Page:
Microsoft to swallow Activision in $69 billion metaverse bet


activision

(Mike Blake, Reuters)

Microsoft Corp (MSFT.O) is buying “Call of Duty” maker Activision Blizzard (ATVI.O) for $68.7 billion in the biggest deal in gaming industry history, as global tech giants bet on a virtual future.

The deal announced by Microsoft on Tuesday, the largest in its history and set to be the largest cash acquisition on record, will bolster its power in the burgeoning video game market, where it faces leaders Tencent (0700.HK) and Sony. (6758.T).

It also represents the US multinational’s commitment to the “metaverse”, virtual online worlds where people can work, play and socialize, as many of its main competitors are already doing.

“Gaming is the most dynamic and exciting category of entertainment on all platforms today and will play a key role in the development of metaverse platforms,” ​​said Microsoft CEO Satya Nadella.

Microsoft, one of the world’s biggest companies largely thanks to corporate software like its Azure cloud computing platform and Outlook franchise, is offering $95 a share, a 45% premium as of Friday’s close. Activision.

Activision shares rose 26% to $82.10, still a deep discount from the offer price, reflecting concerns that the deal could be caught in the crosshairs of regulators.

Until now, Microsoft has avoided the kind of scrutiny that Google and Facebook face, but this deal, which would make it the world’s third-largest gaming company, will put the Xbox maker on lawmakers’ radar, Andre Barlow said. of the law firm Doyle, Barlow & Mazard PLC.

“Microsoft is already big on gaming,” he said.

However, a source familiar with the matter said Microsoft would pay a $3 billion breakup fee if the deal falls through, suggesting it is confident of gaining antitrust approval.

Shares of the tech major fell 1.9% for the last time.

The deal comes at a time of weakness for Activision, maker of games like “Overwatch” and “Candy Crush.” Before the deal was announced, its shares had plunged more than 37% since hitting an all-time high last year, hit by allegations of sexual harassment of employees and misconduct by several top managers.

The company is still addressing those allegations and said Monday that it had fired or furloughed more than three dozen employees and disciplined 40 others since July.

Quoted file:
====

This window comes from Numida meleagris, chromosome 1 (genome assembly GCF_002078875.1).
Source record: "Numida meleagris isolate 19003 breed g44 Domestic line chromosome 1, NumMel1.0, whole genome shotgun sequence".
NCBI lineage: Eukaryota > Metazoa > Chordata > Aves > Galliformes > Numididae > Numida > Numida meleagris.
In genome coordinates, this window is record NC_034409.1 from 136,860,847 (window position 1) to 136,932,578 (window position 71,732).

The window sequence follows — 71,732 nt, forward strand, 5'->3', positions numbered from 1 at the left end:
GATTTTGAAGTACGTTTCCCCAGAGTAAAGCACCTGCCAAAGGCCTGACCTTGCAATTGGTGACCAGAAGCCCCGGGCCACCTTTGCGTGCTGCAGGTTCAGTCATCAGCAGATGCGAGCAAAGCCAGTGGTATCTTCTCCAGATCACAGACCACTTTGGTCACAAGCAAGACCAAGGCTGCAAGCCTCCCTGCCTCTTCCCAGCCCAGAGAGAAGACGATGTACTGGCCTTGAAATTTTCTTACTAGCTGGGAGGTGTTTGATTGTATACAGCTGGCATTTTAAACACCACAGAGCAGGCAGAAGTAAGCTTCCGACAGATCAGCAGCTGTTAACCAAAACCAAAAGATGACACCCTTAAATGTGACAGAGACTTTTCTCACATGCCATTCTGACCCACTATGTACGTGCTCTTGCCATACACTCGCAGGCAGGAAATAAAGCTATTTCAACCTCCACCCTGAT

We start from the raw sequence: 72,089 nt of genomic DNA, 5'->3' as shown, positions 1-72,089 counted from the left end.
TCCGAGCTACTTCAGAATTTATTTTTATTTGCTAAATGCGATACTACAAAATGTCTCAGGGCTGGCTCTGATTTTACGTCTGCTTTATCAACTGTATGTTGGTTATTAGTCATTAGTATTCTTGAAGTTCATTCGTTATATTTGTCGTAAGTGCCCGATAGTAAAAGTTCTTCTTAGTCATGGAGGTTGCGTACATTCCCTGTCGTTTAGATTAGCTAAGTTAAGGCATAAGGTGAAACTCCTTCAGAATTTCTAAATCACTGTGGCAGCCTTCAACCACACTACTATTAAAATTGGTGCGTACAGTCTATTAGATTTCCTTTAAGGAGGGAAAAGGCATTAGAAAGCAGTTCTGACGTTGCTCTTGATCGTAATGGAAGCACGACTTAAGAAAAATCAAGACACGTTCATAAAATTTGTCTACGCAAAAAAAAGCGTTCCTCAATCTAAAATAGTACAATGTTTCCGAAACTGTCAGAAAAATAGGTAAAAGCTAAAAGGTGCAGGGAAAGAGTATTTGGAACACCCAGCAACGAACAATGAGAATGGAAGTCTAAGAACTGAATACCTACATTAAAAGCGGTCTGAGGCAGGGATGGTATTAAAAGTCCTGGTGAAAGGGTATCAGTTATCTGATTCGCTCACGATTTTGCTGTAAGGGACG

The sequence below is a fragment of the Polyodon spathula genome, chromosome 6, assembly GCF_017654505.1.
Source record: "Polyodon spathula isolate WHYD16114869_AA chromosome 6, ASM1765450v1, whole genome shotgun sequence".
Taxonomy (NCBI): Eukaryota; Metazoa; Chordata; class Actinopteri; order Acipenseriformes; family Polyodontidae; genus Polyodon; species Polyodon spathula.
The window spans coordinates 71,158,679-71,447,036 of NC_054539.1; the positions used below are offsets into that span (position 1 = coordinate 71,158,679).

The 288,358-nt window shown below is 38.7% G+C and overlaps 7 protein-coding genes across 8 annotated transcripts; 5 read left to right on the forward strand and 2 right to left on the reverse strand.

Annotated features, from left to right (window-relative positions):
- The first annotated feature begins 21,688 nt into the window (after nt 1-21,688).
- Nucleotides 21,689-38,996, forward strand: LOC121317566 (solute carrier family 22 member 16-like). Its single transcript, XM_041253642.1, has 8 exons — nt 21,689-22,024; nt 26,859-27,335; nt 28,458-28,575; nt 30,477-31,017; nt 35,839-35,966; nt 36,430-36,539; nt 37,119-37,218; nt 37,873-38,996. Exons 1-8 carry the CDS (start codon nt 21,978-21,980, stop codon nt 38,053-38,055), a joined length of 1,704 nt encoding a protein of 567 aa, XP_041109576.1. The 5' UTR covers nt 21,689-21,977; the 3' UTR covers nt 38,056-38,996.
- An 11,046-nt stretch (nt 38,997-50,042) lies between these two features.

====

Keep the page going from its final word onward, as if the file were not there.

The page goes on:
CEO Bobby Kotick, who said he was approached by Microsoft about a possible purchase, would continue as CEO of Activision after the deal, though he is expected to leave after it closes, a source familiar with the plans said.

In a conference call with analysts, Microsoft boss Nadella did not address the scandal directly but spoke about the importance of culture at the company.

“It is critical that Activision Blizzard move forward with its renewed cultural commitments,” he said, adding that “the success of this acquisition will depend on it.”

Data analytics firm Newzoo estimates that the global gaming market generated $180.3 billion in revenue in 2021 and expects it to grow to $218.8 billion by 2024.

Microsoft already has a significant beachhead in the industry as one of the big three console makers. It has been making investments, including buying “Minecraft” maker Mojang Studios and Zenimax in multimillion-dollar deals in recent years.

It also launched a popular cloud gaming service, which has more than 25 million subscribers.

According to Newzoo, Microsoft’s gaming market share was 6.5% in 2020 and if Activision had been added, it would have taken it to 10.7%.

Executives spoke of Activision’s 400 million monthly active users as one of the main attractions of the deal and how vital these communities could play in the various games in Microsoft’s metaverse.

Activision’s library of games could give Microsoft’s Xbox gaming platform an edge over Sony’s Playstation, which for years has enjoyed a more steady stream of exclusive games.

“Netflix has already said they’d like to get into gaming, but Microsoft has come out on top with today’s fairly generous offer,” said Sophie Lund-Yates, equity analyst at Hargreaves Lansdown.

Microsoft’s offer is equal to 18 times Activision’s earnings before interest, taxes, depreciation and amortization (EBITDA) in 2021. That compares with 16 times the EBITDA valuation of the cash-and-stock deal of the “Grand Theft” maker. Auto” Take-Two Interactive (TTWO.O) by Zynga last week.

According to Refinitiv data, the deal between Microsoft and Activision would be the largest cash acquisition on record, surpassing Bayer’s $63.9 billion bid for Monsanto in 2016 and InBev’s $60.4 billion bid for Anheuser-Busch in 2008.

Tech companies from Microsoft to Nvidia have made big bets on the so-called metaverse, and the buzz intensified late last year after Facebook rebranded itself as Meta Platforms to reflect its focus on its virtual reality business.

“This is a major deal for the consumer side of the business, and more importantly, Microsoft’s acquisition of Activision really kicks off the metaverse arms race,” said David Wagner, equity analyst and portfolio manager at Aptus Capital Advisors.

“We think the deal will get done,” he said, but cautioned: “This is going to get a lot of scrutiny from a regulatory standpoint.”

This article is copy and paste from Reuters Check the original article here

Fountain: Reuters




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